On the second Sunday of every month, dozens of folks gather in Carrboro’s ArtsCenter for a church service. There’s singing, there’s fellowship, there are teachings and life lessons and fun and community and togetherness and humanity.
Only one thing is missing: the religion.
It’s called Sunday Assembly Chapel Hill – “all of the fun and community of church, but without the religion” – and it’s part of a growing movement worldwide. The “Sunday Assembly” idea originated in London in January 2013, the brainchild of British comedians Pippa Evans and Sanderson Jones – and in less than two years it’s taken off on both sides of the Atlantic. Chapel Hill-Carrboro’s Sunday Assembly, first organized this past January, is one of several dozen Sunday Assemblies that meet regularly across the country.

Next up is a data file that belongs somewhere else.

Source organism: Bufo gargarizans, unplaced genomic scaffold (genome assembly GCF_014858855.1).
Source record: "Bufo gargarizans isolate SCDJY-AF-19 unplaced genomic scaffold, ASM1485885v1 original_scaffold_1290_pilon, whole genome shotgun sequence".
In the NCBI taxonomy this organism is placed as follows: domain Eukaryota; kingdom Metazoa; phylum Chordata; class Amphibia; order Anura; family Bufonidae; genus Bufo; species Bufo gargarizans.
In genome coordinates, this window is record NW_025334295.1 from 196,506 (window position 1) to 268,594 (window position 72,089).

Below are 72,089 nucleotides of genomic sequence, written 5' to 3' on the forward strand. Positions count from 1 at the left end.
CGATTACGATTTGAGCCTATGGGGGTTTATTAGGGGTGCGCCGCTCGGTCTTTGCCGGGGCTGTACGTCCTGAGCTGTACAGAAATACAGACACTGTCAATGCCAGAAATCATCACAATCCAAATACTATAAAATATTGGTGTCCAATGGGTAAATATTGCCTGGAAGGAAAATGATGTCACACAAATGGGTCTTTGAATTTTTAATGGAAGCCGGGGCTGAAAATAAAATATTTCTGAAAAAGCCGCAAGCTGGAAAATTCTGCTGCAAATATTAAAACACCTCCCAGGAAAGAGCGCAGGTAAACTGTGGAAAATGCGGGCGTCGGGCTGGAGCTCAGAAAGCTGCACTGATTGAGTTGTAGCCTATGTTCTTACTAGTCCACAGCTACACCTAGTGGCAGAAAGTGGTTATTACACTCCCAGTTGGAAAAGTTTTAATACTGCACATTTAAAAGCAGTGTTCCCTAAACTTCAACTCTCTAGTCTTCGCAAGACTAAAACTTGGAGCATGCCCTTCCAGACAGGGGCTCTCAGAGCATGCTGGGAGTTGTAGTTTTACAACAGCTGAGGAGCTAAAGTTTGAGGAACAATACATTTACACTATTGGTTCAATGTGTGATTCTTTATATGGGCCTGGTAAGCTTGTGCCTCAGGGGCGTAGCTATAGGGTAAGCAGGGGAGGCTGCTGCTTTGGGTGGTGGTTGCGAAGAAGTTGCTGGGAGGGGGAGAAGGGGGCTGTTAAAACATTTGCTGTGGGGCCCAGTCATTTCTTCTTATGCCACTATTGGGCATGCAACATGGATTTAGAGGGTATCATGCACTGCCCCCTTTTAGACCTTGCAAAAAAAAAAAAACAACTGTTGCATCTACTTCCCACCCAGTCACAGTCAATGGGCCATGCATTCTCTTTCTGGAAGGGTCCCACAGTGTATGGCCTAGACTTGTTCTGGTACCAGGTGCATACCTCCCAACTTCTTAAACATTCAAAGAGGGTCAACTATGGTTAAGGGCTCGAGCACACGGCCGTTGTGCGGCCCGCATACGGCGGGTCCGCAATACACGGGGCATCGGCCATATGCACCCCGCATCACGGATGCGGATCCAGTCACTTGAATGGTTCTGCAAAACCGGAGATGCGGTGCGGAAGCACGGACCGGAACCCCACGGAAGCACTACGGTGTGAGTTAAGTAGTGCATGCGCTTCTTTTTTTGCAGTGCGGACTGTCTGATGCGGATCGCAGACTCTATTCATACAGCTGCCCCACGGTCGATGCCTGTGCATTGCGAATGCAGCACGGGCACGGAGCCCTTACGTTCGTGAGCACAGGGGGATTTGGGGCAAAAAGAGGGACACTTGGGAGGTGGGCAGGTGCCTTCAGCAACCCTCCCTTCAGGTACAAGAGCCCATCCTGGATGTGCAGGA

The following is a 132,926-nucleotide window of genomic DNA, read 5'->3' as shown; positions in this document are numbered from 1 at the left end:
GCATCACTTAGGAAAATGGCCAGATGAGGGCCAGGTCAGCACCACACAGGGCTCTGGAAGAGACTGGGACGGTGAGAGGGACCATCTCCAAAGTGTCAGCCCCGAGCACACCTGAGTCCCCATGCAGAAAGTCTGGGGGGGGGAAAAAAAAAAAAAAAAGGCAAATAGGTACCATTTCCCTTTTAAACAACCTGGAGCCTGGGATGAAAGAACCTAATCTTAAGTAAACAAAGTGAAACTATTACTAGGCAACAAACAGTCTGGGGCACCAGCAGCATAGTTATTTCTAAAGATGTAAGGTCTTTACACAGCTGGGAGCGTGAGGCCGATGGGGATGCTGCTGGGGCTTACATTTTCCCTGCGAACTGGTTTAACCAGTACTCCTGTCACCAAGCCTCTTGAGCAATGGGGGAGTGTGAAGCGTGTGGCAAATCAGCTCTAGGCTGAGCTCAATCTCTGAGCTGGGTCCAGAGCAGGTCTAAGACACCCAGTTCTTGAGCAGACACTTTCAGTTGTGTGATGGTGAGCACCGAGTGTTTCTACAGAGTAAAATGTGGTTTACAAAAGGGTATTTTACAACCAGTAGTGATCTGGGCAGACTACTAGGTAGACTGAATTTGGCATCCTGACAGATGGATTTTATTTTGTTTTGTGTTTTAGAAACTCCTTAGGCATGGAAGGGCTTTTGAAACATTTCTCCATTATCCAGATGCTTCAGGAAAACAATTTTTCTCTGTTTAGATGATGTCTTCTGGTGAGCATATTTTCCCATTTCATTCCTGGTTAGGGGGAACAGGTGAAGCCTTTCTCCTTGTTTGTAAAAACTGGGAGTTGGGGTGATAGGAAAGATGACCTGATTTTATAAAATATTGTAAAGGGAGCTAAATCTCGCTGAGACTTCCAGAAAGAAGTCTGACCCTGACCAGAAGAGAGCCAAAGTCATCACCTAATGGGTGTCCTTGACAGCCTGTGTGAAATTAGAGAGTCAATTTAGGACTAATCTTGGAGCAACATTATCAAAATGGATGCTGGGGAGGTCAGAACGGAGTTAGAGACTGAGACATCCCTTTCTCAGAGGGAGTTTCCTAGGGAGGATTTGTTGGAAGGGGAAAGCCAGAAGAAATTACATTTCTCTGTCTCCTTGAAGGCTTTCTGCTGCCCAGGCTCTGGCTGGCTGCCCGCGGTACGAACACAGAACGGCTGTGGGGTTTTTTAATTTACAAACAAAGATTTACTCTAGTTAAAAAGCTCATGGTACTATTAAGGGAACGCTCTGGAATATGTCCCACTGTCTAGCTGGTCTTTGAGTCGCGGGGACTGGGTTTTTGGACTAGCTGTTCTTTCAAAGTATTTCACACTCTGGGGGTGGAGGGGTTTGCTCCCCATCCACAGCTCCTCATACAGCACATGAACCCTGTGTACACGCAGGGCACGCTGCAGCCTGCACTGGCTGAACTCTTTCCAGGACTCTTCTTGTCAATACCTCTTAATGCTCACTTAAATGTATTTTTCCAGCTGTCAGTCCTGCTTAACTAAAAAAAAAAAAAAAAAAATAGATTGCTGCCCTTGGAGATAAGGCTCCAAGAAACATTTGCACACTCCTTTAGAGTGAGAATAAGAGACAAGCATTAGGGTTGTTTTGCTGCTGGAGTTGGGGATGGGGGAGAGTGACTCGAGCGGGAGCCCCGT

It’s open to everyone, religious, agnostic and atheistic alike. There’s a band playing popular songs and a ‘sermon’ from a different guest speaker every time. The community works with non-profits like Book Harvest and the Food Bank of Durham – and they serve as a support network for each other too. (Their motto is “Live Better, Help Often, Wonder More.”)
Kevin and Heather Klein are two of the co-organizers of Sunday Assembly Chapel Hill. They stopped by WCHL this week and spoke with Aaron Keck.
Sunday Assembly Chapel Hill meets at the ArtsCenter West End at 10:30 a.m. on the second Sunday of every month. Everyone is welcome. The next meeting is this Sunday, December 13 – they’re celebrating Solstice, with secular Christmas carols and a potluck. On January 10, they’ll celebrate their one-year anniversary in Chapel Hill-Carrboro.